Much of this is most likely due to the use of the drivers' CUPS plug-ins to achieve both User Interface (like the Finishing, Quality, and Special Features options for the Canon USA driver, and the common Fiery interface for the imagePASS driver) and operational functions. Many of these plug-ins attempt to establish a connection with the printer on the other end because, tradtionally, a MacOS client has only ever attached to a device (I know, I know...we don't, but in environments that don't have print management software, it's all direct to printer). In fact, on the imagePASS installer I downloaded, if you don't choose the "just install driver" option, only allows you to specify a Fiery-backend destination; you can't just set it up to any old IP address or host name. Rude!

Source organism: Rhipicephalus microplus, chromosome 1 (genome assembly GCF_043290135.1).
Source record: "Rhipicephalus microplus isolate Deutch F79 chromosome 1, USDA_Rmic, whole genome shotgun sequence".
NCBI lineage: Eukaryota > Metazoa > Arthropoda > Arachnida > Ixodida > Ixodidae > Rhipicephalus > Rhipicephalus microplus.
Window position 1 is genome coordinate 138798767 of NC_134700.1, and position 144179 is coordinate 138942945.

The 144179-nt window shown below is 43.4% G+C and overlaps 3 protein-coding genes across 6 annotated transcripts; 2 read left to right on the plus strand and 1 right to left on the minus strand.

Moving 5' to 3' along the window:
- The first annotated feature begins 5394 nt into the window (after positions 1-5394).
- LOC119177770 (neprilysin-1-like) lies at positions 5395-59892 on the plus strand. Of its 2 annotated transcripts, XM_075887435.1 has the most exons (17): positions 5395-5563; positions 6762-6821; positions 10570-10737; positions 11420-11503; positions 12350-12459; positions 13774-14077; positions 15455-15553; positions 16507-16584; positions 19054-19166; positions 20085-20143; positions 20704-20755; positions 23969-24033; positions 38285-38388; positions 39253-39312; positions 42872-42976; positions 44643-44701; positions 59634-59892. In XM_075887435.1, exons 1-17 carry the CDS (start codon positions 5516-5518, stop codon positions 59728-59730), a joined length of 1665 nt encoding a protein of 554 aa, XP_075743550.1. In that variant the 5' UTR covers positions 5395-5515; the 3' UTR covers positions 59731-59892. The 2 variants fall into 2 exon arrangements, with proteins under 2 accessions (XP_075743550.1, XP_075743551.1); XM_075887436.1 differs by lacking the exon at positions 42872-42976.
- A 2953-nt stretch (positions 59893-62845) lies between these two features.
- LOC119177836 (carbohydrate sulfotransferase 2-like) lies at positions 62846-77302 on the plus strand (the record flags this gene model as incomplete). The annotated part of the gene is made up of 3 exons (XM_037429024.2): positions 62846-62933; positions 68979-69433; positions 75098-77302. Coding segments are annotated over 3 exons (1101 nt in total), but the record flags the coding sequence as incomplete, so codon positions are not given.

At any rate, a dismal part of all of this is that the communication bit has to time out on the MacOS system before you can move to the next thing. And if the communication isn't successful, sometimes complete functions are made unavailable in the Print dialog box. Yet even more dismal, sometimes a single CUPS plug-in does more than one thing, so simply removing it from the PPD as a necessary resource causes failure.
I know that there are some issues using the "Generic PPD" (notably, no color choice, and a limited paper selection), but on the MacOS, given the proclivity of the manufacturers to wrap so much outside the PPD for MacOS drivers, it may be the only stable option available.